NARAL Pro-Choice California has written a report exposing the tactics of so-called “Crisis Pregnancy Centers” (CPCs) in their state. Pairs of volunteers recently went undercover into fourteen CPCs and made phone calls to eighteen others. The full report of their findings will be released next month.
The study found CPCs use names that sound like reputable clinics to persuade women into thinking they are going into an organization that will provide them all of their options. Many CPCs are decorated with pictures of aborted fetuses and religious propaganda to discourage women from ending their pregnancy.
NARAL found CPCs push their anti-choice agenda by spreading false information to patients. Condoms are effective ninety-eight per cent of the time when used correctly. However, “sixty percent of CPCs investigated said that condoms are ‘ineffective in reducing pregnancy and the transmission of certain STDs.” The American Psychological Association found that “a woman who chooses abortion is at no greater risk for mental-health problems than if she chooses to carry an unintended pregnancy to term.” However, a CPC brochure read that having an abortion “‘can be far worse’” than continuing an unwanted pregnancy.
This most recent exposé on CPCs is yet more evidence that these federally-funded organizations not only mislead women in crisis, but blatantly lie to them. NARAL Pro-Choice Virginia’s investigation [PDF] of state-funded CPCs revealed that the majority are not medically licensed and that they spread false and misleading information about abortion. In 2006, Rep. Harvey Waxman’s (D-CA) office investigated CPCs that received federal funding and had similar findings. We have also written about additional research into these centers.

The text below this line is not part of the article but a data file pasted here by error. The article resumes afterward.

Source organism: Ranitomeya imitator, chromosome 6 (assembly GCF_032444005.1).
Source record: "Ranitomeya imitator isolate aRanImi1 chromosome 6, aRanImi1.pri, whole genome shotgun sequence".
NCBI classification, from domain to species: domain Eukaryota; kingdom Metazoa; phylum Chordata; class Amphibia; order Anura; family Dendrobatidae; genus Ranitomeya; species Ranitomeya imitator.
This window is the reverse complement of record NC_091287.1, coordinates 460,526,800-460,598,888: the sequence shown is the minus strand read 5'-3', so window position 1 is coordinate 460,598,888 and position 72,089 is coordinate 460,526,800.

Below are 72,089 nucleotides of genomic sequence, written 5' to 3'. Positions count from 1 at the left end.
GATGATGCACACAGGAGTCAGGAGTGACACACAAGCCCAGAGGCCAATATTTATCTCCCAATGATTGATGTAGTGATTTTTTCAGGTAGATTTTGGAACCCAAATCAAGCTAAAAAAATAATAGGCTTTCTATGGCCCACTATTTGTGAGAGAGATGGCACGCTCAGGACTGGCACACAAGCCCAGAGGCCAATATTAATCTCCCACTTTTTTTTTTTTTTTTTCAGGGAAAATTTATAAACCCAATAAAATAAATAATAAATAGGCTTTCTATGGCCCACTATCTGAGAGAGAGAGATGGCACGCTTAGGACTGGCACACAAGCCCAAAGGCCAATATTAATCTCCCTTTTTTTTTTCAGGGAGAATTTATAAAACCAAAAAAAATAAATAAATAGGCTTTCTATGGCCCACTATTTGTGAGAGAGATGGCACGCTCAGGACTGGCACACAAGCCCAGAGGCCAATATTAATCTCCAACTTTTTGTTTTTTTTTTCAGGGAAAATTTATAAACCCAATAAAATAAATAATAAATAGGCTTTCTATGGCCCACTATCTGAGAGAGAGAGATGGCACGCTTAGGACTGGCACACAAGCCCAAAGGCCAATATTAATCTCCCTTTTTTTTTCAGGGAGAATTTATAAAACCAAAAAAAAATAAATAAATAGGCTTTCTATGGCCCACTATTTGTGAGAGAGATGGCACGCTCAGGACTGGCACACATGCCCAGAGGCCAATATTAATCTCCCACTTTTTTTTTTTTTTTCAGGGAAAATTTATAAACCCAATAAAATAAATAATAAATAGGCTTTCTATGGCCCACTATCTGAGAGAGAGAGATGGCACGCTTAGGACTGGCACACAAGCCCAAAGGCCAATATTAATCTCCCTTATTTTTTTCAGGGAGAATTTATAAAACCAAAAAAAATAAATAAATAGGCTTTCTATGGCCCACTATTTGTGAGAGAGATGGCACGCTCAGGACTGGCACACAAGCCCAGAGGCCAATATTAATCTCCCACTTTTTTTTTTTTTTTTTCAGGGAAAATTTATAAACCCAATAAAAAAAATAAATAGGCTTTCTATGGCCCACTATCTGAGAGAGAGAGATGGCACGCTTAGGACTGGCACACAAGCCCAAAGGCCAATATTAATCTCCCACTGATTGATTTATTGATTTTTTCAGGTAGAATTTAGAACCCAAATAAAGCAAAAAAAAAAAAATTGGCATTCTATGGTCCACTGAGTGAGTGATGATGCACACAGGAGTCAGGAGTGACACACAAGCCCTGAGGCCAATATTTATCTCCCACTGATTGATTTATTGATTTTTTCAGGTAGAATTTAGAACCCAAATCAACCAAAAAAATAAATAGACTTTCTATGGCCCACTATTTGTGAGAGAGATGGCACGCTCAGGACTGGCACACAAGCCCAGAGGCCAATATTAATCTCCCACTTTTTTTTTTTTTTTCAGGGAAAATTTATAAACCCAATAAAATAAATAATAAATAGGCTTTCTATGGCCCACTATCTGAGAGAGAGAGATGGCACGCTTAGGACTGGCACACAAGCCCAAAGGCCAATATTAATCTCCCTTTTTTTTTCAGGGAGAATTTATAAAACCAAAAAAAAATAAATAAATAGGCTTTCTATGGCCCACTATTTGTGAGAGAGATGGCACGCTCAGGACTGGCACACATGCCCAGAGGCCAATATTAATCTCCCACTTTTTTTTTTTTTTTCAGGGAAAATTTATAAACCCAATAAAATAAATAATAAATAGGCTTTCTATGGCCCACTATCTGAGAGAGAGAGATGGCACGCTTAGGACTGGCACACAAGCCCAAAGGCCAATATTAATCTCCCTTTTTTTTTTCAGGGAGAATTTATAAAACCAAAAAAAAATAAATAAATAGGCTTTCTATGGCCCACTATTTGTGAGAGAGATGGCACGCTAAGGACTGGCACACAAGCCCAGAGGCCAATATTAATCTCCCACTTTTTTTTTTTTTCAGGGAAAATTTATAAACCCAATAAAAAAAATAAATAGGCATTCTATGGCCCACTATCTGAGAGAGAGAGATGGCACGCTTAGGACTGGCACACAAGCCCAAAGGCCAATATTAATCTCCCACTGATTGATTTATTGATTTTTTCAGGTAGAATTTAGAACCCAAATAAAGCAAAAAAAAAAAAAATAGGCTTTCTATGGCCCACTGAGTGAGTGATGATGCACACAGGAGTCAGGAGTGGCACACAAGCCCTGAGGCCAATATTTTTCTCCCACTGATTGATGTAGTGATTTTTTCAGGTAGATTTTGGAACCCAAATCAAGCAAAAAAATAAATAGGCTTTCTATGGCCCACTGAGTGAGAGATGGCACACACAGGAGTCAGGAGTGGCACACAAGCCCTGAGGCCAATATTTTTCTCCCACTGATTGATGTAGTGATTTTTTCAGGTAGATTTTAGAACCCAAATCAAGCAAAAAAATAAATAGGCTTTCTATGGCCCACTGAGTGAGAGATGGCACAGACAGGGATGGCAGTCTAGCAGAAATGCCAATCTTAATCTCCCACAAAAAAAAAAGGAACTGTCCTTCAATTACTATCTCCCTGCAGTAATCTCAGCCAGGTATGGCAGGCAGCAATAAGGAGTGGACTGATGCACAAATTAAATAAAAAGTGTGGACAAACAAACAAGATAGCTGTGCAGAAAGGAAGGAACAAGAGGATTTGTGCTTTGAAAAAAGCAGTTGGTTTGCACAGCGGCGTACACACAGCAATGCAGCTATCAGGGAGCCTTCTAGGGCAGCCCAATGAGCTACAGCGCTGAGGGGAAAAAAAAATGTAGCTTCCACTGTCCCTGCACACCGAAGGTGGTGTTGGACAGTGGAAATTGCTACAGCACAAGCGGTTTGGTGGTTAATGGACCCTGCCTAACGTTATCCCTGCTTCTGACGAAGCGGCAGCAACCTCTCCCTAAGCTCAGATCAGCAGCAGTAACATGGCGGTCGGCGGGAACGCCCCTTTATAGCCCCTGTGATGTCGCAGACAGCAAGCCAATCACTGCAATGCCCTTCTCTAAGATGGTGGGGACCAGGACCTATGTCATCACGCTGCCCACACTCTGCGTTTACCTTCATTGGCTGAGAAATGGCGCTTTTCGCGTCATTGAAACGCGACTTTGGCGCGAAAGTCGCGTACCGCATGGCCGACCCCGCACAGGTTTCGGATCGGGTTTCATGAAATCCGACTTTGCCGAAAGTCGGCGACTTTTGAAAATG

CPCs are often funded by taxpayers on the state and national level, and some recent legislation ensures that CPCs be honest about what they are and what services they provide. Montgomery County, Maryland, enacted a law that requires CPCs “without licensed medical professionals on staff to post a disclaimer that states they do ‘not have a licensed medical professional on staff’ and that the ‘Montgomery County Health Officer encourages women who are or may be pregnant to consult with a licensed health care provider.’” The law also requires that CPCs that do not refer women to abortion or birth control services say so on posted notices. The Austin, Texas, City Council unanimously passed a similar law. CPCs have shown resistance to these kinds of legislation. In Maryland, a CPC claimed that in being forced to post the truth about their organization their right to free speech is infringed upon.
These CPCs pose as comprehensive health centers designed to help women who are facing unplanned pregnancies, yet they withhold information and lie about the effects of services they oppose – abortion and contraception. Legislation similar to that in Maryland and Texas may prove valuable in ensuring that women are aware of the limitations of CPCs, and might be replicated elsewhere.